I Read in one reference that, the Rayleigh distribution is commonly used to describe the statistical time varying nature of the received envelope of a flat fading signal, or the envelope of an individual multipath component. Can Rayleigh and Rician distributions be used with frequency selective fading channels? I need some explanation please


First it is useful to understand what a Rayleigh and Ricean distribution is, and then we can more easily see how that statistic can be used to describe certain fading channels.

A zero-mean complex signal that has an identical Gaussian distribution on both the in-phase and quadrature components will have a magnitude that is Rayleigh distributed. A useful explanation I came across that explained this well is an Agilent (HP) app-note on spectrum analyzer noise.


And I will paste the relevant figure below, thanks the HP/Agilent/Keysight. The first plot shows typical samples of a complex zero mean Gaussian signal. If we drew the histogram of the distribution on the real and imaginary axis, both would be the familiar bell curve of a Gaussian distribution.

Rayleigh Distribution

If the complex signal with an identical Gaussian distribution on both the in-phase and quadrature components was not of zero-mean, such as I depict in the figure below, then the amplitude distribution of this process would be Ricean.

Complex Gaussian non-zero mean

So how does this apply to fading channels? The central limit theorem comes into play here. The central limit theorem states that the sum of a large number of independent random variables will have a distribution that tends toward a Gaussian distribution regardless of the distribution of the individual processes.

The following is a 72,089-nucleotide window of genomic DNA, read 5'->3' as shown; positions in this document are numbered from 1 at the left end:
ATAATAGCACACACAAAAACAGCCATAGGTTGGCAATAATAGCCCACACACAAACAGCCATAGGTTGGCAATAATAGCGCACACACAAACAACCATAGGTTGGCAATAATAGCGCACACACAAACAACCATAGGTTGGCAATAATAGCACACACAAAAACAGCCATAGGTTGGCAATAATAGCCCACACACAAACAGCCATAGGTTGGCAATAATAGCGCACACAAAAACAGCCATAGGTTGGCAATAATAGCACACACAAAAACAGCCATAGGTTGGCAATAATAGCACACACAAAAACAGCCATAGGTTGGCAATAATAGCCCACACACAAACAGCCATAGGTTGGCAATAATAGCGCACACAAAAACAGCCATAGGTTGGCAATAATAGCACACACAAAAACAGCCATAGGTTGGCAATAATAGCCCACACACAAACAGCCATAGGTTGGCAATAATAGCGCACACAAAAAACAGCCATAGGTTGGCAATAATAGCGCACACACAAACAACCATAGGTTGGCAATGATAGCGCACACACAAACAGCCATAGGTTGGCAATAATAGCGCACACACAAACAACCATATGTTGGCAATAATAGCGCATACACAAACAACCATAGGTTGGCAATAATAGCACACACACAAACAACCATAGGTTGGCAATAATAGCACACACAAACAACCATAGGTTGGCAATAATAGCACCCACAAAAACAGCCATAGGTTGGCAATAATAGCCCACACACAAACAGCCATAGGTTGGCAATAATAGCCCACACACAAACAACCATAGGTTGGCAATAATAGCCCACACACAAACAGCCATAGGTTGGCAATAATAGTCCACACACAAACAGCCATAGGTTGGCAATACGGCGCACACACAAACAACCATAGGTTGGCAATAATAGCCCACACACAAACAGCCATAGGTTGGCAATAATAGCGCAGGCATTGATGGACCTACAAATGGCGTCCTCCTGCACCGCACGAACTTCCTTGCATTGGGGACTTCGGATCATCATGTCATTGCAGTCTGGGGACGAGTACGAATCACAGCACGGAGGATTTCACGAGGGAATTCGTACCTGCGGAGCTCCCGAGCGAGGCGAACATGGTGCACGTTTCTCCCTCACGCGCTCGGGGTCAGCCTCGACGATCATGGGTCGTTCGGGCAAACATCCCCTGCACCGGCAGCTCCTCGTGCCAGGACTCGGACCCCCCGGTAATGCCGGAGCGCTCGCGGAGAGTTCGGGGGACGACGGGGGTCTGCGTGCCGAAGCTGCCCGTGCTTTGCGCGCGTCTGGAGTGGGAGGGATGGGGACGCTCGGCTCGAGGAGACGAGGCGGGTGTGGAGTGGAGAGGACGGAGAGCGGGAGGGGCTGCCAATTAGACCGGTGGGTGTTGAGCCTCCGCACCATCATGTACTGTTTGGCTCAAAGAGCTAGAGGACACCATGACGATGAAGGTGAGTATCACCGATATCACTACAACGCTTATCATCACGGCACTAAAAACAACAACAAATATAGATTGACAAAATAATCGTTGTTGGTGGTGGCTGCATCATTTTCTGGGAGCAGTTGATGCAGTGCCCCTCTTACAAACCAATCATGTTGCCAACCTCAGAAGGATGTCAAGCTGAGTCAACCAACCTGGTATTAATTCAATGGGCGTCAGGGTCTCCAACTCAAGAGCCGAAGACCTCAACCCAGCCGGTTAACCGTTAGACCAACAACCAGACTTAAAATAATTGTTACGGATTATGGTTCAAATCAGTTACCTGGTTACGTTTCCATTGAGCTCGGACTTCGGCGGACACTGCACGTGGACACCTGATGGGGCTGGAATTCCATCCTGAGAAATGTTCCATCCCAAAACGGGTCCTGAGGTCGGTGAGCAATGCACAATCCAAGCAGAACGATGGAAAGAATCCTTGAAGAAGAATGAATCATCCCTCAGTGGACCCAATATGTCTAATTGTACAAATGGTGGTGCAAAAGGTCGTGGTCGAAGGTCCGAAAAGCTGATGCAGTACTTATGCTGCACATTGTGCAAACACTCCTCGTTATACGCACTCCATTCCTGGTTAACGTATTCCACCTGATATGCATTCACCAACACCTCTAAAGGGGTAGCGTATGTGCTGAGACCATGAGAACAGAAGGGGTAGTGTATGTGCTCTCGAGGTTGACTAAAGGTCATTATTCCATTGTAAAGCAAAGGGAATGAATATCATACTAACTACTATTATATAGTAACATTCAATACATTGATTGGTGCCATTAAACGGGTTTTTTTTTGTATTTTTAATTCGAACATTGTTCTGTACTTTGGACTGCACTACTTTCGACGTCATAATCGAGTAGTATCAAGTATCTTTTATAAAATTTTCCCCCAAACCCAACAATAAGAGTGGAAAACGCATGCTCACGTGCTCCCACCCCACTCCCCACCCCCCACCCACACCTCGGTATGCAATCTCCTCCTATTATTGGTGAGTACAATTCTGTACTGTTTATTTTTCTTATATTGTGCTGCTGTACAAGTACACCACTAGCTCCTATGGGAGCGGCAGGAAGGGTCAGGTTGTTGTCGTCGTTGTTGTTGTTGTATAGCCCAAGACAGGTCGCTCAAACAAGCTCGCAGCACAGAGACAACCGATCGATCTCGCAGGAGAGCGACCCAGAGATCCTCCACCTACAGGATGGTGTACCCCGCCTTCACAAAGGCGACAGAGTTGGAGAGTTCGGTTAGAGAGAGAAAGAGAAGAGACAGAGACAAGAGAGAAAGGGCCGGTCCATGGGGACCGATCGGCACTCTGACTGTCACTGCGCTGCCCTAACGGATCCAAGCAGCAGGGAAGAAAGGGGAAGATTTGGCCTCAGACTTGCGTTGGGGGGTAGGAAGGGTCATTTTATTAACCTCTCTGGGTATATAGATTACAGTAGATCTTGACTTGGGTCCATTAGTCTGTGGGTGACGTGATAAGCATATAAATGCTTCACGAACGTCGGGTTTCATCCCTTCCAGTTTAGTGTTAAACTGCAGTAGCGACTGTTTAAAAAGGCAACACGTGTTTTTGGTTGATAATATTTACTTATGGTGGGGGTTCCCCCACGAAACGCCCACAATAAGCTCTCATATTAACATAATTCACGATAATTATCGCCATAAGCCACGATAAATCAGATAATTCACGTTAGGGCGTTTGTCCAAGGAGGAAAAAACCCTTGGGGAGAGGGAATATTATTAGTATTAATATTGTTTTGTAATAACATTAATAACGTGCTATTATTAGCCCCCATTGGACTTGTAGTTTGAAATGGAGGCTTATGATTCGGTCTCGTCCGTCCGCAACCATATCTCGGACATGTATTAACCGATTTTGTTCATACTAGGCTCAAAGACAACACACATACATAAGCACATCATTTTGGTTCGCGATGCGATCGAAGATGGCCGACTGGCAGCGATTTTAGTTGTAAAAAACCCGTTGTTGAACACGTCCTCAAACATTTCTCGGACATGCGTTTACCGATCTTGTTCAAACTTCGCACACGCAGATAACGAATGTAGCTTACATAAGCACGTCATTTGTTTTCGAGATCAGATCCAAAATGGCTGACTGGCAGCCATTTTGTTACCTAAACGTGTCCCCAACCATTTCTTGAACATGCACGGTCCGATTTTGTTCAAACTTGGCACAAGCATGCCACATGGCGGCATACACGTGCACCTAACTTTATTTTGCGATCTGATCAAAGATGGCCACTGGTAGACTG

In the case of fading channels we are seeing the result of many independent signal paths from the transmitter reaching the receiver at different delays. The arrival time for each signal is an independent random process. Often in terrestrial land-mobile communications there is no particularly strong direct-path, but a distribution of many reflected paths resulting in a zero mean Gaussian complex signal at the receiver (once the carrier is removed). To the extent that the signal actually has this process (which means to the extent that there are many indirect paths and no particularly single dominant direct path), then the AMPLITUDE or related power level of this received will be well modeled by a Rayleigh distribution.


When there is a dominant signal path present, particularly stronger than the others, with the presence of multiple reflected paths, then the amplitude of the received signal will follow a Ricean distribution. This is more common in satellite communications for example.

The above occurs whether we are dealing with flat fading (the amplitude across the entire signal bandwidth changes as one), or frequency selective fading (the amplitude at particular frequencies within the channel bandwidth is fading independent of the amplitude of other frequencies within the channel bandwidth.

Frequency Selective or Flat Fading

To be frequency selective fading or flat fading is independent of the distribution of the signal strength being Rayleigh. That only has to do with delay spread. (See figure below).

Delay spread

The Delay Spread of the channel is what determines the frequency selectivity of the fading (regardless if it is Rayleigh or not). Typical delay spreads for the macrocellular environment are shown in the figure below:

Channel Distortion - Delay Spread


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